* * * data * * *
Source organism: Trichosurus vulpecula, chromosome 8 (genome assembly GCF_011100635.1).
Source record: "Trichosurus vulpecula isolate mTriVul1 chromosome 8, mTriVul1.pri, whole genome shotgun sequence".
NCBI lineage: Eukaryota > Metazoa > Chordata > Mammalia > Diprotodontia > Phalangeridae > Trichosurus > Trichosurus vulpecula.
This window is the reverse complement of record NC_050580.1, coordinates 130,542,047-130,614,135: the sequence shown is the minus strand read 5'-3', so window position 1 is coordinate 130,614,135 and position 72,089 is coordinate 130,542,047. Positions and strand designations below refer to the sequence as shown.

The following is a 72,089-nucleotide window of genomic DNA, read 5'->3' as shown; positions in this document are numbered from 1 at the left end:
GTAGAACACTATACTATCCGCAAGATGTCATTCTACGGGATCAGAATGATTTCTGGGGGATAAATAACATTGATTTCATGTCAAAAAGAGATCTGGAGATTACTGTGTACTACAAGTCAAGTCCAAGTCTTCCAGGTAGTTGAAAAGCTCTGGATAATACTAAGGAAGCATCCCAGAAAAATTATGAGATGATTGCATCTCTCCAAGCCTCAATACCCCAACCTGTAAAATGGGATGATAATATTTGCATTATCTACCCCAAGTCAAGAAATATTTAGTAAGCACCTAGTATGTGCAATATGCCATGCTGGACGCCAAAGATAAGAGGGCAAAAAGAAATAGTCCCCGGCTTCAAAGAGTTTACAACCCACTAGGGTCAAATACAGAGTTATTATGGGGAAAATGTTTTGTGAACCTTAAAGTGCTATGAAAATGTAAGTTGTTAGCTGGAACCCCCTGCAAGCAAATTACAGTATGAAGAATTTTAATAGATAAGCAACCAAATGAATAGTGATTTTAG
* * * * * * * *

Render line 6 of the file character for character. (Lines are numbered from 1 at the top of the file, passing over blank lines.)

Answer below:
GTAGAACACTATACTATCCGCAAGATGTCATTCTACGGGATCAGAATGATTTCTGGGGGATAAATAACATTGATTTCATGTCAAAAAGAGATCTGGAGATTACTGTGTACTACAAGTCAAGTCCAAGTCTTCCAGGTAGTTGAAAAGCTCTGGATAATACTAAGGAAGCATCCCAGAAAAATTATGAGATGATTGCATCTCTCCAAGCCTCAATACCCCAACCTGTAAAATGGGATGATAATATTTGCATTATCTACCCCAAGTCAAGAAATATTTAGTAAGCACCTAGTATGTGCAATATGCCATGCTGGACGCCAAAGATAAGAGGGCAAAAAGAAATAGTCCCCGGCTTCAAAGAGTTTACAACCCACTAGGGTCAAATACAGAGTTATTATGGGGAAAATGTTTTGTGAACCTTAAAGTGCTATGAAAATGTAAGTTGTTAGCTGGAACCCCCTGCAAGCAAATTACAGTATGAAGAATTTTAATAGATAAGCAACCAAATGAATAGTGATTTTAG